KUALA LUMPUR — Malaysia has rolled out the red carpet for controversial Islamic scholar Ismail Musa Menk, a move that analysts have suggested could be part of efforts by Prime Minister Najib Razak to burnish his Islamic credentials to appeal to middle-class Muslim voters ahead of the general election.
“(Mufti) Menk is popular among middle-class Malaysian Muslims … and if this is to be read as a political motive, then this … will boost Najib’s popularity with that group,” Dr Norshahril Saat, a Fellow at the Iseas-Yusof Ishak Institute told TODAY.
The Zimbabwe-born Mufti Menk has more than 2.3 million Facebook fans and 1.3 million Twitter followers who regularly share his positive quotes on life.
However, the cleric has flirted with controversy: His strong stance against homosexuality led universities in Britain to cancel his speaking tours in 2013 and he had allegedly advised Muslims against wishing others Merry Christmas.
He was due to give a talk at a religious conference in Singapore in 2015 but his segment was cancelled for “reasons the authorities did not disclose”, according to the organiser.
Still, Mufti Menk was in Malaysia over the weekend for an Islamic conference where he was one of the keynote speakers.
Mr Najib hosted a religious talk attended by the preacher at his official residence on Monday night after meeting the latter on Friday, an encounter that the Prime Minister wrote about in his blog. Photos of them were uploaded on both Mr Najib and Mufti Menk’s social media accounts.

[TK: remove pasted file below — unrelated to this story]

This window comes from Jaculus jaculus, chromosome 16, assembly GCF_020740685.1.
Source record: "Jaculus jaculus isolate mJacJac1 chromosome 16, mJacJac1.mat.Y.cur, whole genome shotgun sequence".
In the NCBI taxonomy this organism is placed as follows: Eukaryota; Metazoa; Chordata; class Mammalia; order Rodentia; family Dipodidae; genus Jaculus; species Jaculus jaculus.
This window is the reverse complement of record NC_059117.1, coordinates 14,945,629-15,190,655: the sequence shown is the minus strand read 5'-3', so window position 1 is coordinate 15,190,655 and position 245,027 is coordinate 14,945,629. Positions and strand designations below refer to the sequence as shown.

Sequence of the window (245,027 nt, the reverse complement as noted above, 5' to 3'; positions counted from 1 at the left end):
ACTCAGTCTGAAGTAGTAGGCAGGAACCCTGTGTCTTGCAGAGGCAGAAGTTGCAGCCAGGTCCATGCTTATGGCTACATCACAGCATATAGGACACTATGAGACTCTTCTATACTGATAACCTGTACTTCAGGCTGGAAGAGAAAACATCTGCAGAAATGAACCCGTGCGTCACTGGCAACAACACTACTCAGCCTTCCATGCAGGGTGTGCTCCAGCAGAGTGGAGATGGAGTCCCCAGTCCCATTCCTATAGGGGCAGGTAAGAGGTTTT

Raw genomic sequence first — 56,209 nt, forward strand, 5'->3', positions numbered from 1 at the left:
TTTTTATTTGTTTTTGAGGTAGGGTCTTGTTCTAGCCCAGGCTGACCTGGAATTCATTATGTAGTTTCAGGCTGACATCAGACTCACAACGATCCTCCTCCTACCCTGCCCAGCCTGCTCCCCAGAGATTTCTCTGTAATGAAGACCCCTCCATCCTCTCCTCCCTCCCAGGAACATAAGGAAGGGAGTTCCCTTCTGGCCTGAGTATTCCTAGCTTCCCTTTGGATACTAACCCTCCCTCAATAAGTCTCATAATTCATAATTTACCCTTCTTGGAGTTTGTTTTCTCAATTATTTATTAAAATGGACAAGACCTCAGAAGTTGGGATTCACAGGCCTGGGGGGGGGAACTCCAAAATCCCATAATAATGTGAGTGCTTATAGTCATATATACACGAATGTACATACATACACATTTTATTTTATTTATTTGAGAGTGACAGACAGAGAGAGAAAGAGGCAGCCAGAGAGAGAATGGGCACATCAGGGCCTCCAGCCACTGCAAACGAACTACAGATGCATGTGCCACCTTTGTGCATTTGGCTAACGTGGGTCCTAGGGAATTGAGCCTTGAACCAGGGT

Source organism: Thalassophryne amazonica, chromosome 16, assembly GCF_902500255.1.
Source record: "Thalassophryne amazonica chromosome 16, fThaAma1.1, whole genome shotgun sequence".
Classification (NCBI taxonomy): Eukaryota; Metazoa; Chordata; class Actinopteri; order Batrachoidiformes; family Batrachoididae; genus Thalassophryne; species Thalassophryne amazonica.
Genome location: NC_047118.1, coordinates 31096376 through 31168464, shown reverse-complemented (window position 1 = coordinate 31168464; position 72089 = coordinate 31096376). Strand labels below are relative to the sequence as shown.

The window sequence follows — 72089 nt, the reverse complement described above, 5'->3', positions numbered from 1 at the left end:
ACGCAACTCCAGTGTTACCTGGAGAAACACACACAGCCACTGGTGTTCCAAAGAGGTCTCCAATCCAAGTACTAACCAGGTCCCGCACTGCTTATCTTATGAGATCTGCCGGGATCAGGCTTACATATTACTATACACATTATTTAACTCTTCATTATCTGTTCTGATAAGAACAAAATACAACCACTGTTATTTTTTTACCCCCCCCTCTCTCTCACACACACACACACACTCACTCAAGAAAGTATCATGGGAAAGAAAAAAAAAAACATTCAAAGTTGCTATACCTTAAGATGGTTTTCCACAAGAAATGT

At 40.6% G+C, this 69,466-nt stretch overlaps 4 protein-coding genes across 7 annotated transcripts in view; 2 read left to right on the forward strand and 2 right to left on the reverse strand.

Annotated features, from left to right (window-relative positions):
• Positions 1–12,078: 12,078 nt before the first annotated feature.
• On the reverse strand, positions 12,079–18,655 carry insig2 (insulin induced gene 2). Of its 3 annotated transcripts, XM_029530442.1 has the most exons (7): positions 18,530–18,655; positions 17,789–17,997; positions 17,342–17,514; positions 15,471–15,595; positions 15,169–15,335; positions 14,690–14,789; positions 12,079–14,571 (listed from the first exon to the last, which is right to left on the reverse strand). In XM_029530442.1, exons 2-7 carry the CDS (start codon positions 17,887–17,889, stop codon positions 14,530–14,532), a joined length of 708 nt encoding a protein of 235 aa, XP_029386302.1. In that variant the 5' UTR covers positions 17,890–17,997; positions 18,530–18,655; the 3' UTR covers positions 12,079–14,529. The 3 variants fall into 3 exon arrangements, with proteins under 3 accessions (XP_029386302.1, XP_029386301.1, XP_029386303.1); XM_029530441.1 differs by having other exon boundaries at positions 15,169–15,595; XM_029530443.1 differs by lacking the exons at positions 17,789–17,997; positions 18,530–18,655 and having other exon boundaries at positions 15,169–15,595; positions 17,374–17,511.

“Victory only comes to those who are most patient,” Mr Najib quoted the preacher in his blog, noting that those were the words that “struck me the most” in their meeting to discuss about Islam, extremism, as well as the plight and welfare of Muslims around the world.
The Prime Minister referenced the trials and tribulations faced by Prophet Muhammad and said: “This is one of the reasons why that quote by Mufti Menk struck a chord with me. That has been the way of Rasulullah SAW, and must continue to be the way forward for us Muslims.”
Malaysia’s national polls are not due until next year but Mr Najib is expected to call for snap polls this year after battling issues surrounding state firm 1Malaysia Development Berhad and overcoming efforts by former Malaysian prime minister Dr Mahathir Mohamad to remove him.
Throughout last year, Mr Najib’s ruling party, United Malays National Organisation (Umno), increasingly played up the racial and religious cards in a bid to retain the support from the Malays and Bumiputras — a key voting bloc for his party.
Mr Asrul Hadi Abdullah, a director with political risk consultancy BowerGroupAsia, told TODAY that Mr Najib’s association with Mufti Menk is in line with Umno’s political Islam narrative to capture the Malay community’s votes, as the scholar is popular with the Malay electorate.
Mr Asrul’s views were echoed by Mr Adib Zalkapli, a political analyst at political risk advisory firm Vriens & Partners, who noted that any association with Mufti Menk is “definitely a vote winner”.
“Najib is not the first politician to employ this strategy and he won’t be the last. (Former opposition leader) Anwar Ibrahim used the same strategy by getting support from Yusuf Qaradawi when he was on trial for sodomy in 2014,” he said in reference to the renowned Islamic scholar and the head of the Qatar-based International Union for Muslim Scholars.
Anwar was convicted and jailed for sodomising a former aide, a charge he describes as a politically-motivated attempt to end his career.